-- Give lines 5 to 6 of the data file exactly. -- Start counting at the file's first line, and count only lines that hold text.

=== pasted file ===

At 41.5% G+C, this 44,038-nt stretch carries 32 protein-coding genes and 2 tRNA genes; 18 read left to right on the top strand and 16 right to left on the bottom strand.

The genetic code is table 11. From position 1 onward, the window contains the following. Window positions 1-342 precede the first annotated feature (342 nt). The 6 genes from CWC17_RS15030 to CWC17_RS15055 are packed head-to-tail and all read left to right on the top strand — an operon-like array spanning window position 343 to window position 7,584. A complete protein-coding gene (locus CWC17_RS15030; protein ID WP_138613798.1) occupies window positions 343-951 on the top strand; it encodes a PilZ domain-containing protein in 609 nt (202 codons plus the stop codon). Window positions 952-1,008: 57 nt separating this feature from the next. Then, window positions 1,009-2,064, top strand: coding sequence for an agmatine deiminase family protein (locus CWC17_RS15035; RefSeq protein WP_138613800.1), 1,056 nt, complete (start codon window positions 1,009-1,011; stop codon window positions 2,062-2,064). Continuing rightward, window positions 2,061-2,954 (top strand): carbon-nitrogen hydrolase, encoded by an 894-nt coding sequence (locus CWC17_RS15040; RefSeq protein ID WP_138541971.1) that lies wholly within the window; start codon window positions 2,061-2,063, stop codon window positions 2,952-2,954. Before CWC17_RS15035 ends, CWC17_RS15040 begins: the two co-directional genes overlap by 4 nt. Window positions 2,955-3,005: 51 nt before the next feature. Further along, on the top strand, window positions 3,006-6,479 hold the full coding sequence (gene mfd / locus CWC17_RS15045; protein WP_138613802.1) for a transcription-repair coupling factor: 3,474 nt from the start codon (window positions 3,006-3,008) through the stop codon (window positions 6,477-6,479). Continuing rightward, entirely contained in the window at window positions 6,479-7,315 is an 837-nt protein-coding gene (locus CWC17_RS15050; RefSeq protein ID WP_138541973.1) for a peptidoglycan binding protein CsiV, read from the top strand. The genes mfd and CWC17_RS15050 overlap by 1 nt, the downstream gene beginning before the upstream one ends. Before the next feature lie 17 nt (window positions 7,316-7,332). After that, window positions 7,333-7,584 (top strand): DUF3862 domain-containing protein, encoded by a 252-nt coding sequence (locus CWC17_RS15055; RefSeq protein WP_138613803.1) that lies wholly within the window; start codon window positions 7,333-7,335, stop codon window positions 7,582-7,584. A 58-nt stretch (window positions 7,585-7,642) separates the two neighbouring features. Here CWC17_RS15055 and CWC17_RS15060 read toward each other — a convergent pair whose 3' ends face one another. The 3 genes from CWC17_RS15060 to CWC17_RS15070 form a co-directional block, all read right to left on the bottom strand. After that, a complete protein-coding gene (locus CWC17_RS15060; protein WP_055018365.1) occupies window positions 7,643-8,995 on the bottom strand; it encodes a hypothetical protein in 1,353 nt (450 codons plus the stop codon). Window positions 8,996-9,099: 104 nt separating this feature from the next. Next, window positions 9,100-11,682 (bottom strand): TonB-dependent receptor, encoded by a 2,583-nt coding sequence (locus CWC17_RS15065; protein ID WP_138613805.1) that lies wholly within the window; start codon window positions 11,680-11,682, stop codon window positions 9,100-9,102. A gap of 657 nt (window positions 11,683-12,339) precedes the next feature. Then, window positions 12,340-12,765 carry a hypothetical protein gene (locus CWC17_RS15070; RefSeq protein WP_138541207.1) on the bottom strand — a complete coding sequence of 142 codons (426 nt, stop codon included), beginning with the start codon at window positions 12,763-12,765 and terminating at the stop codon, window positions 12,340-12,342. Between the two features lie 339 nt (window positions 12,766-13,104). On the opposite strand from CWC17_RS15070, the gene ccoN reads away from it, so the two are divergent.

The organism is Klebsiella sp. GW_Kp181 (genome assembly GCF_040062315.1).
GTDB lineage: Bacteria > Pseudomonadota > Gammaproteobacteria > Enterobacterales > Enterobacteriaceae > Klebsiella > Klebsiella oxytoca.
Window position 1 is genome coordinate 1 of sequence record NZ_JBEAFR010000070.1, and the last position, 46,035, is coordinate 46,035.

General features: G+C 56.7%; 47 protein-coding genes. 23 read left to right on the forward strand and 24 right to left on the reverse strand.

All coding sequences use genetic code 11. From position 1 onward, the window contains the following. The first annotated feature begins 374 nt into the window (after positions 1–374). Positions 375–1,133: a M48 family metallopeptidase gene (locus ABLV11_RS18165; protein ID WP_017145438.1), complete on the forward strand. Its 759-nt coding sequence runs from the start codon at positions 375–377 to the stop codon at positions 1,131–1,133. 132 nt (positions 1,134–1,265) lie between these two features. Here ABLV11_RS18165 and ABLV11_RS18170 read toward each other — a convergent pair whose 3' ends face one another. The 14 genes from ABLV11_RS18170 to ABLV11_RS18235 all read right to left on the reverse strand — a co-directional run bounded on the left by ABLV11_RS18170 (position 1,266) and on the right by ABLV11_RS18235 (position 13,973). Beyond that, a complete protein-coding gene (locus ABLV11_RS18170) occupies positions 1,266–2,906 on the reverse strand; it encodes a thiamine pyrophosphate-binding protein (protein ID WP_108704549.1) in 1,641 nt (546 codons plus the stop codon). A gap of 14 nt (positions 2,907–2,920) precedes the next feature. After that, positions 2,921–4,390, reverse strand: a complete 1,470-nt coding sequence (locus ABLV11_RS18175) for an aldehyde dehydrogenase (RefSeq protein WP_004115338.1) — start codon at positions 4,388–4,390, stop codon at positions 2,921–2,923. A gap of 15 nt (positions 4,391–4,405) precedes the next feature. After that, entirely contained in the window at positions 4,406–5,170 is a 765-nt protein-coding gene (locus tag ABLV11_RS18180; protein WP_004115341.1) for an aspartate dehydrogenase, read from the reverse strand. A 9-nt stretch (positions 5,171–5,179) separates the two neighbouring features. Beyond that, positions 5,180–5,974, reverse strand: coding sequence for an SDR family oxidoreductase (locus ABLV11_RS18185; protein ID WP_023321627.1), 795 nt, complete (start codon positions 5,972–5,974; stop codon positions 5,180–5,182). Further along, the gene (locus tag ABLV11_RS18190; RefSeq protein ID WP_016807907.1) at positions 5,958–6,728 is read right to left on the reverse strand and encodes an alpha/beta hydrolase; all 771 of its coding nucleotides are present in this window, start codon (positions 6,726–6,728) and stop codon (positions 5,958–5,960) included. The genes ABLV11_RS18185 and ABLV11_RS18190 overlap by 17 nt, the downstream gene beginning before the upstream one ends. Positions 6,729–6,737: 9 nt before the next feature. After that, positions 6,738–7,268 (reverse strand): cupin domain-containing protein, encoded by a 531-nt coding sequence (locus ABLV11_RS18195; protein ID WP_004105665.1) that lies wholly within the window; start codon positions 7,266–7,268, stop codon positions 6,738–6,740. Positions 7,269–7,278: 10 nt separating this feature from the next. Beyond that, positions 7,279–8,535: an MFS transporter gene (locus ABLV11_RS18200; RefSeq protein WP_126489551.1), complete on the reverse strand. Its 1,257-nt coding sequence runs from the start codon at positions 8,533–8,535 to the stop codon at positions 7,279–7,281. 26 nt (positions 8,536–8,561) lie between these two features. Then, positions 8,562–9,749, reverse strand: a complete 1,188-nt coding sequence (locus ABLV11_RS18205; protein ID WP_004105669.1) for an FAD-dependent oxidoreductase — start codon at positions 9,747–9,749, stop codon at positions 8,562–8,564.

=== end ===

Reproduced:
Window position 1 is genome coordinate 1 of sequence record NZ_JBEAFR010000070.1, and the last position, 46,035, is coordinate 46,035.

General features: G+C 56.7%; 47 protein-coding genes. 23 read left to right on the forward strand and 24 right to left on the reverse strand.